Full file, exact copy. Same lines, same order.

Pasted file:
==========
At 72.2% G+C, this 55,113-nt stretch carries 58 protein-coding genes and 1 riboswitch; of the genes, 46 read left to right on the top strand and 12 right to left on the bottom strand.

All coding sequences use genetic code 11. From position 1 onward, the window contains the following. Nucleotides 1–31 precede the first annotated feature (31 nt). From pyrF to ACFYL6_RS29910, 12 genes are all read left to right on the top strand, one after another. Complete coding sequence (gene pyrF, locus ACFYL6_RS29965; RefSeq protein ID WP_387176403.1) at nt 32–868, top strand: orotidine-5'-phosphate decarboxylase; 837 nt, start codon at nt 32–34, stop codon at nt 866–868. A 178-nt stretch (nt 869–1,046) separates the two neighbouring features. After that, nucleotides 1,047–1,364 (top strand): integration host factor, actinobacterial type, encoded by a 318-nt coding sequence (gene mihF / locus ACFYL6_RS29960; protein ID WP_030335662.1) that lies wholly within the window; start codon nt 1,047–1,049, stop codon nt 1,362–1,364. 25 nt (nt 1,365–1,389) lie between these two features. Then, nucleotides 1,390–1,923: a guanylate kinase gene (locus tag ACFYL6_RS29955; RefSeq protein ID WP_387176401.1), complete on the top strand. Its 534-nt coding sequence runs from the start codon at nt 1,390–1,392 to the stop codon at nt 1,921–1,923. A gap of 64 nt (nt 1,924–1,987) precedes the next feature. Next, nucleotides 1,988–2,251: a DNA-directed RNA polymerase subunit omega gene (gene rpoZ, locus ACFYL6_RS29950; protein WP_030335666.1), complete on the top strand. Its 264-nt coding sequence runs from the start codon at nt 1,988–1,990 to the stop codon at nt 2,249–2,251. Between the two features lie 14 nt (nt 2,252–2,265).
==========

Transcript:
At 72.2% G+C, this 55,113-nt stretch carries 58 protein-coding genes and 1 riboswitch; of the genes, 46 read left to right on the top strand and 12 right to left on the bottom strand.

All coding sequences use genetic code 11. From position 1 onward, the window contains the following. Nucleotides 1–31 precede the first annotated feature (31 nt). From pyrF to ACFYL6_RS29910, 12 genes are all read left to right on the top strand, one after another. Complete coding sequence (gene pyrF, locus ACFYL6_RS29965; RefSeq protein ID WP_387176403.1) at nt 32–868, top strand: orotidine-5'-phosphate decarboxylase; 837 nt, start codon at nt 32–34, stop codon at nt 866–868. A 178-nt stretch (nt 869–1,046) separates the two neighbouring features. After that, nucleotides 1,047–1,364 (top strand): integration host factor, actinobacterial type, encoded by a 318-nt coding sequence (gene mihF / locus ACFYL6_RS29960; protein ID WP_030335662.1) that lies wholly within the window; start codon nt 1,047–1,049, stop codon nt 1,362–1,364. 25 nt (nt 1,365–1,389) lie between these two features. Then, nucleotides 1,390–1,923: a guanylate kinase gene (locus tag ACFYL6_RS29955; RefSeq protein ID WP_387176401.1), complete on the top strand. Its 534-nt coding sequence runs from the start codon at nt 1,390–1,392 to the stop codon at nt 1,921–1,923. A gap of 64 nt (nt 1,924–1,987) precedes the next feature. Next, nucleotides 1,988–2,251: a DNA-directed RNA polymerase subunit omega gene (gene rpoZ, locus ACFYL6_RS29950; protein WP_030335666.1), complete on the top strand. Its 264-nt coding sequence runs from the start codon at nt 1,988–1,990 to the stop codon at nt 2,249–2,251. Between the two features lie 14 nt (nt 2,252–2,265).